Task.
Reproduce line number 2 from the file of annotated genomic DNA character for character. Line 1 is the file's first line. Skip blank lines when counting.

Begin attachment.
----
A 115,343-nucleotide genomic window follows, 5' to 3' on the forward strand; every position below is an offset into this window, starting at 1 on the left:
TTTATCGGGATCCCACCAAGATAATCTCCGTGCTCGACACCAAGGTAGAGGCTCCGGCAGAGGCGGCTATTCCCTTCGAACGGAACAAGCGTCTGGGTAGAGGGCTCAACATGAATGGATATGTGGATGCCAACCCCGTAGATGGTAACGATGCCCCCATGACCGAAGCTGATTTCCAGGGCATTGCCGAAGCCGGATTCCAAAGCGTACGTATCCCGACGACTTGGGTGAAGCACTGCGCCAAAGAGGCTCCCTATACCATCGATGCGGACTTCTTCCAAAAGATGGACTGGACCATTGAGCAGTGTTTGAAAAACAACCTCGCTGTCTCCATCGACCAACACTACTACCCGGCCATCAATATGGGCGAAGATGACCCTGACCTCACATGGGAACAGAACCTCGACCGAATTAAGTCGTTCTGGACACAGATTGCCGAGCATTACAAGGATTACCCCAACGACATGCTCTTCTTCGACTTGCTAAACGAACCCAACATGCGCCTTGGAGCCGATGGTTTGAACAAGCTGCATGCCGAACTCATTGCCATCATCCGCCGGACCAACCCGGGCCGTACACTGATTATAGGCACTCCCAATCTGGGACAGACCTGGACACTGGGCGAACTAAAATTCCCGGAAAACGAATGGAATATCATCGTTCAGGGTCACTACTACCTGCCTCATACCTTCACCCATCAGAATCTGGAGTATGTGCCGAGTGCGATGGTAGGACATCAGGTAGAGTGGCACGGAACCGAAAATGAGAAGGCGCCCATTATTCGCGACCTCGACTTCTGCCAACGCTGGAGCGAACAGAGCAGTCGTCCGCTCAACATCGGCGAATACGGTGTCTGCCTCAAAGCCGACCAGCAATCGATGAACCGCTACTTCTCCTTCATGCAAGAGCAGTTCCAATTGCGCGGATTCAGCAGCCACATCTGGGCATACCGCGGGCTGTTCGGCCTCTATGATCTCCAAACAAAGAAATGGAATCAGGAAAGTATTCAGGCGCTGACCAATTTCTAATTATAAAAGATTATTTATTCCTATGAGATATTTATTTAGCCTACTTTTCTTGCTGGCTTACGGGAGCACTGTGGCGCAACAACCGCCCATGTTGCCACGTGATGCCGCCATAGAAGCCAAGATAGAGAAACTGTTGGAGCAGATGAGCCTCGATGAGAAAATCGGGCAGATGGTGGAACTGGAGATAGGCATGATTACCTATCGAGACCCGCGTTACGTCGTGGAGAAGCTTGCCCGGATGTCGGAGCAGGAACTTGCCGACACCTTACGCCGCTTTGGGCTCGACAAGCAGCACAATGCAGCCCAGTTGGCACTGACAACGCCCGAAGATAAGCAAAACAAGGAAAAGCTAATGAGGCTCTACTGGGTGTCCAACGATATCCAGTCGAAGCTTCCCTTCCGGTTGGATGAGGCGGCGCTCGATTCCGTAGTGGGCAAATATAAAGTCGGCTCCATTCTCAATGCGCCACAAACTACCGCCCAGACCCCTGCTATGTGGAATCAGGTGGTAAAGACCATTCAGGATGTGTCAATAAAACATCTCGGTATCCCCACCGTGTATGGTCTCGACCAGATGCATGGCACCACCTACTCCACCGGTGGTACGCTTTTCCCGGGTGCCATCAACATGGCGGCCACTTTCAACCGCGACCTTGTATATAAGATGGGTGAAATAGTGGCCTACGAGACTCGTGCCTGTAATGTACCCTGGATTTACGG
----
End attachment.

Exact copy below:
TTTATCGGGATCCCACCAAGATAATCTCCGTGCTCGACACCAAGGTAGAGGCTCCGGCAGAGGCGGCTATTCCCTTCGAACGGAACAAGCGTCTGGGTAGAGGGCTCAACATGAATGGATATGTGGATGCCAACCCCGTAGATGGTAACGATGCCCCCATGACCGAAGCTGATTTCCAGGGCATTGCCGAAGCCGGATTCCAAAGCGTACGTATCCCGACGACTTGGGTGAAGCACTGCGCCAAAGAGGCTCCCTATACCATCGATGCGGACTTCTTCCAAAAGATGGACTGGACCATTGAGCAGTGTTTGAAAAACAACCTCGCTGTCTCCATCGACCAACACTACTACCCGGCCATCAATATGGGCGAAGATGACCCTGACCTCACATGGGAACAGAACCTCGACCGAATTAAGTCGTTCTGGACACAGATTGCCGAGCATTACAAGGATTACCCCAACGACATGCTCTTCTTCGACTTGCTAAACGAACCCAACATGCGCCTTGGAGCCGATGGTTTGAACAAGCTGCATGCCGAACTCATTGCCATCATCCGCCGGACCAACCCGGGCCGTACACTGATTATAGGCACTCCCAATCTGGGACAGACCTGGACACTGGGCGAACTAAAATTCCCGGAAAACGAATGGAATATCATCGTTCAGGGTCACTACTACCTGCCTCATACCTTCACCCATCAGAATCTGGAGTATGTGCCGAGTGCGATGGTAGGACATCAGGTAGAGTGGCACGGAACCGAAAATGAGAAGGCGCCCATTATTCGCGACCTCGACTTCTGCCAACGCTGGAGCGAACAGAGCAGTCGTCCGCTCAACATCGGCGAATACGGTGTCTGCCTCAAAGCCGACCAGCAATCGATGAACCGCTACTTCTCCTTCATGCAAGAGCAGTTCCAATTGCGCGGATTCAGCAGCCACATCTGGGCATACCGCGGGCTGTTCGGCCTCTATGATCTCCAAACAAAGAAATGGAATCAGGAAAGTATTCAGGCGCTGACCAATTTCTAATTATAAAAGATTATTTATTCCTATGAGATATTTATTTAGCCTACTTTTCTTGCTGGCTTACGGGAGCACTGTGGCGCAACAACCGCCCATGTTGCCACGTGATGCCGCCATAGAAGCCAAGATAGAGAAACTGTTGGAGCAGATGAGCCTCGATGAGAAAATCGGGCAGATGGTGGAACTGGAGATAGGCATGATTACCTATCGAGACCCGCGTTACGTCGTGGAGAAGCTTGCCCGGATGTCGGAGCAGGAACTTGCCGACACCTTACGCCGCTTTGGGCTCGACAAGCAGCACAATGCAGCCCAGTTGGCACTGACAACGCCCGAAGATAAGCAAAACAAGGAAAAGCTAATGAGGCTCTACTGGGTGTCCAACGATATCCAGTCGAAGCTTCCCTTCCGGTTGGATGAGGCGGCGCTCGATTCCGTAGTGGGCAAATATAAAGTCGGCTCCATTCTCAATGCGCCACAAACTACCGCCCAGACCCCTGCTATGTGGAATCAGGTGGTAAAGACCATTCAGGATGTGTCAATAAAACATCTCGGTATCCCCACCGTGTATGGTCTCGACCAGATGCATGGCACCACCTACTCCACCGGTGGTACGCTTTTCCCGGGTGCCATCAACATGGCGGCCACTTTCAACCGCGACCTTGTATATAAGATGGGTGAAATAGTGGCCTACGAGACTCGTGCCTGTAATGTACCCTGGATTTACGG